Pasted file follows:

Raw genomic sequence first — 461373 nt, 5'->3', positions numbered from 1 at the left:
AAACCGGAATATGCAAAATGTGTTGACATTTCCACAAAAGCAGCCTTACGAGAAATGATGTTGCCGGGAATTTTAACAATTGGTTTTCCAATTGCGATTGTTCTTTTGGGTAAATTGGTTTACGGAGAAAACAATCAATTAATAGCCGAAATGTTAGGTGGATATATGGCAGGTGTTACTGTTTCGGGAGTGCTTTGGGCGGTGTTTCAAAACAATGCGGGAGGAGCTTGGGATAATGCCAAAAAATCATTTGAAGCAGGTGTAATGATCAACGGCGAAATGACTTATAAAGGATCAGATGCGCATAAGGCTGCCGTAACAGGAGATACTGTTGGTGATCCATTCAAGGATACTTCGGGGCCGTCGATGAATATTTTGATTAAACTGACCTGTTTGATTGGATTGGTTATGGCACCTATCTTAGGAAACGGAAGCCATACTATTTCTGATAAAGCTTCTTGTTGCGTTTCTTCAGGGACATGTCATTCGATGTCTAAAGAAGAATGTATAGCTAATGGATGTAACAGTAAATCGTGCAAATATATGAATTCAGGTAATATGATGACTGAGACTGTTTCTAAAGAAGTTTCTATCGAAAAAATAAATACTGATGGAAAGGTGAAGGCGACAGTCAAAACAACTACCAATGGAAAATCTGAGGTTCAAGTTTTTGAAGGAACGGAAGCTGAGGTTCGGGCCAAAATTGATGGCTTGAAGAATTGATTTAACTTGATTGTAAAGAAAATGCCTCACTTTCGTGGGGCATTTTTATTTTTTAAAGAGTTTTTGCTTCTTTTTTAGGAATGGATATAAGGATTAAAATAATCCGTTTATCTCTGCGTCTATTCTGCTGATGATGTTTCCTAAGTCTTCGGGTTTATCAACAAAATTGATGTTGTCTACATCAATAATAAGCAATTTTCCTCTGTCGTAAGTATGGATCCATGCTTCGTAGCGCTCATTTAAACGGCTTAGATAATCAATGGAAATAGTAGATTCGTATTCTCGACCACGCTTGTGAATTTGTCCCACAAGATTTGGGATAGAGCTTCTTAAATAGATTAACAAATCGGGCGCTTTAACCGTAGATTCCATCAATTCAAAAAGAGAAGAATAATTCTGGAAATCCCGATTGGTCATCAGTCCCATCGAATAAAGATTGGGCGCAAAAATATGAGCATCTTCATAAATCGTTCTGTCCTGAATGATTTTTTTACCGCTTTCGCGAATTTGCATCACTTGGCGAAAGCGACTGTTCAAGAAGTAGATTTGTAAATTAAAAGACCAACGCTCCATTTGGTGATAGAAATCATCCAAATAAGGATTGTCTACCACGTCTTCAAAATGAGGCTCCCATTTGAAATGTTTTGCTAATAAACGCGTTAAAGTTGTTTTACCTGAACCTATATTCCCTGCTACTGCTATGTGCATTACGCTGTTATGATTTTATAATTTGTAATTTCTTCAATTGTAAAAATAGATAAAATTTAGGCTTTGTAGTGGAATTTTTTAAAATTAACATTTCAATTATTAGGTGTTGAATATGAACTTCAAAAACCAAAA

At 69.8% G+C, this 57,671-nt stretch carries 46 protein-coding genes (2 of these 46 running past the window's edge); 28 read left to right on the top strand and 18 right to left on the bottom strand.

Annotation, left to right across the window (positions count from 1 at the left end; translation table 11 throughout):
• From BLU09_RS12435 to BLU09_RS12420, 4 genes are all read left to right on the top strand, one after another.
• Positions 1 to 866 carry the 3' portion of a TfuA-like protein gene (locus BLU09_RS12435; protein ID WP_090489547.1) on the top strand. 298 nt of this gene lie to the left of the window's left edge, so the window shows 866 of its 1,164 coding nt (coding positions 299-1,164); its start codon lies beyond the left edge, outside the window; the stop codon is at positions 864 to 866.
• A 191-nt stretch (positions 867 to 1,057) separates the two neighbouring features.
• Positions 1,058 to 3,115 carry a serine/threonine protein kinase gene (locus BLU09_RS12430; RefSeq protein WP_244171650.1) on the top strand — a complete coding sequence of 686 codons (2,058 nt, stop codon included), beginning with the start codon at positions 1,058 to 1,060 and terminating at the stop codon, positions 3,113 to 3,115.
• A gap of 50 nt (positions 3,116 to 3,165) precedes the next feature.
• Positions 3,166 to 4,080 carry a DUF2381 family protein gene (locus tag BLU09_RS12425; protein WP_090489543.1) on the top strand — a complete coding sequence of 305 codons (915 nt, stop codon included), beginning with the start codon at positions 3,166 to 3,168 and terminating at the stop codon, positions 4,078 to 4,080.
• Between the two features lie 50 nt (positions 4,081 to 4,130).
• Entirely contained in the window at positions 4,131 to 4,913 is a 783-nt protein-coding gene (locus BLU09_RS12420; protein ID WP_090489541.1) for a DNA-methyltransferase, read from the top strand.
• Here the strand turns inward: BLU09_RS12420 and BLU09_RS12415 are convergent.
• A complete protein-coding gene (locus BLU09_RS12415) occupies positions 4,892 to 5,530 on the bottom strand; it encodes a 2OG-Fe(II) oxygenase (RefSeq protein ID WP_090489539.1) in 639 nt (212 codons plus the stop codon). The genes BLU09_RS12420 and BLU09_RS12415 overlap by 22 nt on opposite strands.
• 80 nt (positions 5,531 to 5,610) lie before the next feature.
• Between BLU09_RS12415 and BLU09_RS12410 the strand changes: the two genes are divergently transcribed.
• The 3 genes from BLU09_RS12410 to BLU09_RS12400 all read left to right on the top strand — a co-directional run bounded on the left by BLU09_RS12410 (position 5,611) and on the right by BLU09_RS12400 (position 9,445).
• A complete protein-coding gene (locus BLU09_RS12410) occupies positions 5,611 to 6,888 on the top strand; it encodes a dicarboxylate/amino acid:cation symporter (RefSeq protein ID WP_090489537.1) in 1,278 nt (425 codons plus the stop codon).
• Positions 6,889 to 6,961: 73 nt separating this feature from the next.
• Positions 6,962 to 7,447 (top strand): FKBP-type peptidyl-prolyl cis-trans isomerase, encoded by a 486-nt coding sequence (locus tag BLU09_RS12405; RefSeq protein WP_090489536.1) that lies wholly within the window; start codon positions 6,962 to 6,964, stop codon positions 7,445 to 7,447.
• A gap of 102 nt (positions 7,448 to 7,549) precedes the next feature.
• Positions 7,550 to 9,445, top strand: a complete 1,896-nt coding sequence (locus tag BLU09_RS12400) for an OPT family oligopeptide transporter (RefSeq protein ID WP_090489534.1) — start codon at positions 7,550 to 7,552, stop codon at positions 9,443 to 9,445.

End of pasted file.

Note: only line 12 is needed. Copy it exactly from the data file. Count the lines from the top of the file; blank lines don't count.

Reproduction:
• Entirely contained in the window at positions 4,131 to 4,913 is a 783-nt protein-coding gene (locus BLU09_RS12420; protein ID WP_090489541.1) for a DNA-methyltransferase, read from the top strand.